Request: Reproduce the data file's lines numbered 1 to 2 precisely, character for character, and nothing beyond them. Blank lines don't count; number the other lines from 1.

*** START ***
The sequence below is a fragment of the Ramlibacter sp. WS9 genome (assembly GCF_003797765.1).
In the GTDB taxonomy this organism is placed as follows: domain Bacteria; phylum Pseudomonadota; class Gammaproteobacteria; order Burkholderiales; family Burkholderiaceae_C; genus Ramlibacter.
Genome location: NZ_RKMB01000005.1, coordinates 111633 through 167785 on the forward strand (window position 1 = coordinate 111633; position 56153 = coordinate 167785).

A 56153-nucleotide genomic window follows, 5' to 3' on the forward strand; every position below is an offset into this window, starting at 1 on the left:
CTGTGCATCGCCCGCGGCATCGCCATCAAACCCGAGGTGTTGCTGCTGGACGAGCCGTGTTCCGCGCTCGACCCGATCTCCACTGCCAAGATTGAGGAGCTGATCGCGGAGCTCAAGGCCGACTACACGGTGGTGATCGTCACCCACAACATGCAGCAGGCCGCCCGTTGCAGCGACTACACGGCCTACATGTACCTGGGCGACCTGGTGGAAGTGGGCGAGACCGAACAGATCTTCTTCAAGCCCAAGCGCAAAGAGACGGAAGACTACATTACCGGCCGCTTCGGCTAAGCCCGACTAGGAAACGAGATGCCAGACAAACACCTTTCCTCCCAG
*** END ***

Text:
The sequence below is a fragment of the Ramlibacter sp. WS9 genome (assembly GCF_003797765.1).
In the GTDB taxonomy this organism is placed as follows: domain Bacteria; phylum Pseudomonadota; class Gammaproteobacteria; order Burkholderiales; family Burkholderiaceae_C; genus Ramlibacter.